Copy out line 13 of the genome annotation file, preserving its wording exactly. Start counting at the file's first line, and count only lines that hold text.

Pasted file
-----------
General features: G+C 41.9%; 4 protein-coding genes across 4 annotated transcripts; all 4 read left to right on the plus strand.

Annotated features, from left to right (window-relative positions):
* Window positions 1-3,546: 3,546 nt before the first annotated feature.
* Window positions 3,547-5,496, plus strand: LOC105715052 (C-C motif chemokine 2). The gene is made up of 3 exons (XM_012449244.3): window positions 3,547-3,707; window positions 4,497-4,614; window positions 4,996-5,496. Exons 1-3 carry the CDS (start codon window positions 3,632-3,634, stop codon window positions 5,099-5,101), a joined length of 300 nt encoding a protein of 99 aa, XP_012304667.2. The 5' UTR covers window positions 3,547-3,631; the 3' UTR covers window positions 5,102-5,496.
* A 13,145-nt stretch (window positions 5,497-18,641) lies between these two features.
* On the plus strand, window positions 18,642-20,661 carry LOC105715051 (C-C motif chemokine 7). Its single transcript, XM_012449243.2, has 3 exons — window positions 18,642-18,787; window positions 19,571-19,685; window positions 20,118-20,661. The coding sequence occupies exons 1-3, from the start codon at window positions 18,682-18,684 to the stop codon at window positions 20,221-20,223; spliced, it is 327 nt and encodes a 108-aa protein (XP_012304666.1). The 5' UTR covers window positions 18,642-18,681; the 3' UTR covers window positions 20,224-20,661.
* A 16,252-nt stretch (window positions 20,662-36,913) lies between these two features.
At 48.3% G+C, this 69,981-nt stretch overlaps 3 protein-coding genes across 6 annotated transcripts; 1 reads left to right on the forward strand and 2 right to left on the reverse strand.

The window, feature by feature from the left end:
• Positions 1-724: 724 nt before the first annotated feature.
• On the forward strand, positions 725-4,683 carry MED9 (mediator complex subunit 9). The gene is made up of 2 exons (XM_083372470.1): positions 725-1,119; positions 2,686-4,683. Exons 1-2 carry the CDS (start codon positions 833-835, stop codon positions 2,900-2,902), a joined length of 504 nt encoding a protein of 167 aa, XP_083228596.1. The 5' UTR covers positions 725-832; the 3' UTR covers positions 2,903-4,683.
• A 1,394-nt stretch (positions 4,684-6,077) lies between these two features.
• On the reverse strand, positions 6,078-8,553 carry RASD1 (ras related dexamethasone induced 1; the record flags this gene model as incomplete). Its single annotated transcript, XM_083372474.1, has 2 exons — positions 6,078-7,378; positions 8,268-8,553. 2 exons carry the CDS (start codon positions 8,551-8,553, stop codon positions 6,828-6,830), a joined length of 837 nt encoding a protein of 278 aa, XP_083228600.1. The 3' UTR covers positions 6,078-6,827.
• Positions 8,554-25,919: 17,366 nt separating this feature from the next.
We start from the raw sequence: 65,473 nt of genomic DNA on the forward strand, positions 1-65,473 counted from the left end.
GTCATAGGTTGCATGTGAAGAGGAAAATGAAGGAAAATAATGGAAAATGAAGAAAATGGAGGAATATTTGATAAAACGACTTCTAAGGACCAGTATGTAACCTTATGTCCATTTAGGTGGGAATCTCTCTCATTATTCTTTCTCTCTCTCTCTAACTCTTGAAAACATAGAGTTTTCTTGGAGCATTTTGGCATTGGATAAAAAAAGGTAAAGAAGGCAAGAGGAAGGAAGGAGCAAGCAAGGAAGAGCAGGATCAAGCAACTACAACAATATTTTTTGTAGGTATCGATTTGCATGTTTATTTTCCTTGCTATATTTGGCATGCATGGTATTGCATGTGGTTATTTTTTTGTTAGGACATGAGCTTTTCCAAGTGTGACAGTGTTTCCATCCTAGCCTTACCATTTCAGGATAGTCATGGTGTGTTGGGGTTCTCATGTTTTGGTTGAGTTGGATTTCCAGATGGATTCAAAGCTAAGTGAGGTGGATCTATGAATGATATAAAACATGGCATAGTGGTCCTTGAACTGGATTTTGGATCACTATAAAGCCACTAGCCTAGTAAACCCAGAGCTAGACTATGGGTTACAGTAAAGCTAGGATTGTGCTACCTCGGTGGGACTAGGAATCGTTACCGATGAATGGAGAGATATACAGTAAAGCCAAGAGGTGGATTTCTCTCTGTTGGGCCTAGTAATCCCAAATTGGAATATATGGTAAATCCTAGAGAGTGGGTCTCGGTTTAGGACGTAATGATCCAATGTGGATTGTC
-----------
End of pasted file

• On the reverse strand, positions 6,078-8,553 carry RASD1 (ras related dexamethasone induced 1; the record flags this gene model as incomplete). Its single annotated transcript, XM_083372474.1, has 2 exons — positions 6,078-7,378; positions 8,268-8,553. 2 exons carry the CDS (start codon positions 8,551-8,553, stop codon positions 6,828-6,830), a joined length of 837 nt encoding a protein of 278 aa, XP_083228600.1. The 3' UTR covers positions 6,078-6,827.